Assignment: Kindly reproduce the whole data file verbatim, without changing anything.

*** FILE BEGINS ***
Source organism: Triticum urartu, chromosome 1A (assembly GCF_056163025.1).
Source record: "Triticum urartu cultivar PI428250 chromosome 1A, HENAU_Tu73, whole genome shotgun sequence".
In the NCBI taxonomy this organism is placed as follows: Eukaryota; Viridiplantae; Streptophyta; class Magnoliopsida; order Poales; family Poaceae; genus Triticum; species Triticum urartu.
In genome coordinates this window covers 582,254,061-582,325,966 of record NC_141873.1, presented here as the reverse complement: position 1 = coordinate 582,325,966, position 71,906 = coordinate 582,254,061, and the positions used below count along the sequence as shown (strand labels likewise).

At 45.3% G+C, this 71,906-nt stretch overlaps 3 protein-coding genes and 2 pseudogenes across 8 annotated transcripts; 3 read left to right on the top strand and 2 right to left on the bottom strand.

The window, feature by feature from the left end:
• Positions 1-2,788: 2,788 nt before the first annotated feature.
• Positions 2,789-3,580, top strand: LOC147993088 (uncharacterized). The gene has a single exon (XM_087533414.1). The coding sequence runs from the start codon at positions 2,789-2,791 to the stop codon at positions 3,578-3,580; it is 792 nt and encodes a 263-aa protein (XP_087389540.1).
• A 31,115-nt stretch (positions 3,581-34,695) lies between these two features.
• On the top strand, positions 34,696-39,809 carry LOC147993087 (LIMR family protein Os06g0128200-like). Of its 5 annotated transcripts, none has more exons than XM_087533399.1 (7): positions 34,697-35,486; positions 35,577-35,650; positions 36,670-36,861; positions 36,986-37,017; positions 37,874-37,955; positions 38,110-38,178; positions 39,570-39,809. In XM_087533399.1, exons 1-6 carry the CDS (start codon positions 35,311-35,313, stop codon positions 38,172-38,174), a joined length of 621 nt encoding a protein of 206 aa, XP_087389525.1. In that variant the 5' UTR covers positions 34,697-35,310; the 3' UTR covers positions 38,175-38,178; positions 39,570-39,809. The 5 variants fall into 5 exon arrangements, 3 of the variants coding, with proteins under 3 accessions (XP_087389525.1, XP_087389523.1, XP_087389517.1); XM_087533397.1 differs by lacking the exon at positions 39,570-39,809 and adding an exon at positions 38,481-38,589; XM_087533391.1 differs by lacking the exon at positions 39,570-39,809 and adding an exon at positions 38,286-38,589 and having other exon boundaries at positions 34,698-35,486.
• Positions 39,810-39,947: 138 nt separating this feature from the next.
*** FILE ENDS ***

Source organism: Triticum urartu, chromosome 1A (assembly GCF_056163025.1).
Source record: "Triticum urartu cultivar PI428250 chromosome 1A, HENAU_Tu73, whole genome shotgun sequence".
In the NCBI taxonomy this organism is placed as follows: Eukaryota; Viridiplantae; Streptophyta; class Magnoliopsida; order Poales; family Poaceae; genus Triticum; species Triticum urartu.
In genome coordinates this window covers 582,254,061-582,325,966 of record NC_141873.1, presented here as the reverse complement: position 1 = coordinate 582,325,966, position 71,906 = coordinate 582,254,061, and the positions used below count along the sequence as shown (strand labels likewise).

At 45.3% G+C, this 71,906-nt stretch overlaps 3 protein-coding genes and 2 pseudogenes across 8 annotated transcripts; 3 read left to right on the top strand and 2 right to left on the bottom strand.

The window, feature by feature from the left end:
• Positions 1-2,788: 2,788 nt before the first annotated feature.
• Positions 2,789-3,580, top strand: LOC147993088 (uncharacterized). The gene has a single exon (XM_087533414.1). The coding sequence runs from the start codon at positions 2,789-2,791 to the stop codon at positions 3,578-3,580; it is 792 nt and encodes a 263-aa protein (XP_087389540.1).
• A 31,115-nt stretch (positions 3,581-34,695) lies between these two features.
• On the top strand, positions 34,696-39,809 carry LOC147993087 (LIMR family protein Os06g0128200-like). Of its 5 annotated transcripts, none has more exons than XM_087533399.1 (7): positions 34,697-35,486; positions 35,577-35,650; positions 36,670-36,861; positions 36,986-37,017; positions 37,874-37,955; positions 38,110-38,178; positions 39,570-39,809. In XM_087533399.1, exons 1-6 carry the CDS (start codon positions 35,311-35,313, stop codon positions 38,172-38,174), a joined length of 621 nt encoding a protein of 206 aa, XP_087389525.1. In that variant the 5' UTR covers positions 34,697-35,310; the 3' UTR covers positions 38,175-38,178; positions 39,570-39,809. The 5 variants fall into 5 exon arrangements, 3 of the variants coding, with proteins under 3 accessions (XP_087389525.1, XP_087389523.1, XP_087389517.1); XM_087533397.1 differs by lacking the exon at positions 39,570-39,809 and adding an exon at positions 38,481-38,589; XM_087533391.1 differs by lacking the exon at positions 39,570-39,809 and adding an exon at positions 38,286-38,589 and having other exon boundaries at positions 34,698-35,486.
• Positions 39,810-39,947: 138 nt separating this feature from the next.